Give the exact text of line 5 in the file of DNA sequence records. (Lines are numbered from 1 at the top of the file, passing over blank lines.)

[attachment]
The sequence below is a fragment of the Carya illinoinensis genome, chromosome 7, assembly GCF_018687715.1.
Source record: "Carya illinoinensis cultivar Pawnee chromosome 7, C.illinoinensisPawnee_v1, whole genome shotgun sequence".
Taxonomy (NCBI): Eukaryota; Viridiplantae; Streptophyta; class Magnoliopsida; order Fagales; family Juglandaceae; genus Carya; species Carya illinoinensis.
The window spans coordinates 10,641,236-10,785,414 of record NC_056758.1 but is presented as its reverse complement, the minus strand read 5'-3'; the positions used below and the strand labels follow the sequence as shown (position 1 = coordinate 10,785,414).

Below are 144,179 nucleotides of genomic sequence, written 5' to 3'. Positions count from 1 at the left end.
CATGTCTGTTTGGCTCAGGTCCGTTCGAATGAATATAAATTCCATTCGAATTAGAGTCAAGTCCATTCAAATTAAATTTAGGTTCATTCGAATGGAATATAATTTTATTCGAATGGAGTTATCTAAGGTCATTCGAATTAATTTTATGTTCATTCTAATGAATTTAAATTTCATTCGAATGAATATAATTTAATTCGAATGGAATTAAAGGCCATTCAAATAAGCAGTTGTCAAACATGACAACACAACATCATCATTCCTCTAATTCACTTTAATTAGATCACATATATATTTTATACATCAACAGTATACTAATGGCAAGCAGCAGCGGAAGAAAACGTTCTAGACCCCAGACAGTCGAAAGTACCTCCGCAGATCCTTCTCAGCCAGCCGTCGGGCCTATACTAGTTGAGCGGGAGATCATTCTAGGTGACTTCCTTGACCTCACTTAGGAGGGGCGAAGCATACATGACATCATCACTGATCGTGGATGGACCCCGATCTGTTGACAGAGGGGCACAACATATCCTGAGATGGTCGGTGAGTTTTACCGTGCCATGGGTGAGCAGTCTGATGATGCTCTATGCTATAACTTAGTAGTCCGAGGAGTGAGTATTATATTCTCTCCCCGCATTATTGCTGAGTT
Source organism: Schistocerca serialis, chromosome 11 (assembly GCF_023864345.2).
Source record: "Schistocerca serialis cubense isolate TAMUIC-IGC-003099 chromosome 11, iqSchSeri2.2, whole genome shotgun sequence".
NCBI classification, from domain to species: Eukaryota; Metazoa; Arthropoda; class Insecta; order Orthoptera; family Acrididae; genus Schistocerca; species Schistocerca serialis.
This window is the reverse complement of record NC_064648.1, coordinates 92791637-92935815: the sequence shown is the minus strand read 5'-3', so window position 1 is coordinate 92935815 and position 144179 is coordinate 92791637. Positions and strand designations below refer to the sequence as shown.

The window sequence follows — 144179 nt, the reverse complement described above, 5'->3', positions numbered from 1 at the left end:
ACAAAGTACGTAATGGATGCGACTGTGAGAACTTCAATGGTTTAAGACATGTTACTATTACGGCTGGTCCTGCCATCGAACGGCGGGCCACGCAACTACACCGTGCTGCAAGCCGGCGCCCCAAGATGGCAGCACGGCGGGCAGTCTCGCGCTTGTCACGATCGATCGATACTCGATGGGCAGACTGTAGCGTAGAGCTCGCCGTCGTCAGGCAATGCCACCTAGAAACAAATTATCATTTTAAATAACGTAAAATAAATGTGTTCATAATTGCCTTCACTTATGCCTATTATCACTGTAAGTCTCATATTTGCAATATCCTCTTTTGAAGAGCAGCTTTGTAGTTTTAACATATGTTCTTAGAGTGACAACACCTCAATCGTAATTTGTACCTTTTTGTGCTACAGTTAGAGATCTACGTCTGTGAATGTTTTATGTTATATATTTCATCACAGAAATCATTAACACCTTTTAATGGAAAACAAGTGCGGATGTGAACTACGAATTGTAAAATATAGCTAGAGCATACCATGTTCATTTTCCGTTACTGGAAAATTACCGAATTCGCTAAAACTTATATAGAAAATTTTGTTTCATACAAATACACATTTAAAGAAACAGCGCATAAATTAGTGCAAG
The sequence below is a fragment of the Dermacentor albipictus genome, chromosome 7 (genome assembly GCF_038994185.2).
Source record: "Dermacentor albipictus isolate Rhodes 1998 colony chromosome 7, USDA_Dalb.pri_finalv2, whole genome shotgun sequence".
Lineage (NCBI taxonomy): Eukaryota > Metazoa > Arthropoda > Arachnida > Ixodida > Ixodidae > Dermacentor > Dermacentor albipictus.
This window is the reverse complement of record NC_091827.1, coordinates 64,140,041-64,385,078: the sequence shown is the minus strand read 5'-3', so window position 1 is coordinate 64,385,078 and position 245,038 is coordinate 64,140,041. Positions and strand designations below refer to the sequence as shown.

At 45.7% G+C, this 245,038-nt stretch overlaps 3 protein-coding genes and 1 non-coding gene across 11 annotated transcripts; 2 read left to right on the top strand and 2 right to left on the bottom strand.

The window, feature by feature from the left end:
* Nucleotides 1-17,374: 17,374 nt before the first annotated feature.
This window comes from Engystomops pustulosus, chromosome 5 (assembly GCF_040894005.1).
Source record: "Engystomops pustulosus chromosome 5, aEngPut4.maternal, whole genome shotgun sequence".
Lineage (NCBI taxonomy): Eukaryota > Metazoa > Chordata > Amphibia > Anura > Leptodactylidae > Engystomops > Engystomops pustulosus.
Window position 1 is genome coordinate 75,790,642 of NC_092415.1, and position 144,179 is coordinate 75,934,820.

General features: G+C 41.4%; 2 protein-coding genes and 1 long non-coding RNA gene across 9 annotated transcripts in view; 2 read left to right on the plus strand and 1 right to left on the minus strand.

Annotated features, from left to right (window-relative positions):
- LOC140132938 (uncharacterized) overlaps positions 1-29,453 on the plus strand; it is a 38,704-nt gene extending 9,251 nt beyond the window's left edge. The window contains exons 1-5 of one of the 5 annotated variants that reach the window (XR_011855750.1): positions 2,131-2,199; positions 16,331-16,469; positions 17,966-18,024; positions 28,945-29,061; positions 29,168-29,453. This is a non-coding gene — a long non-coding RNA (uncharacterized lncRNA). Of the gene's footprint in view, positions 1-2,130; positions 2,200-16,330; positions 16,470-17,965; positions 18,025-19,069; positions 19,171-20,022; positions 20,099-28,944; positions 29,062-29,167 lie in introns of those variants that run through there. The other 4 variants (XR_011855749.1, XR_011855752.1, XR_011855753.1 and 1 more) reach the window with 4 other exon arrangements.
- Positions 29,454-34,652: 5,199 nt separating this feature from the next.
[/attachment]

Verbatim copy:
Below are 144,179 nucleotides of genomic sequence, written 5' to 3'. Positions count from 1 at the left end.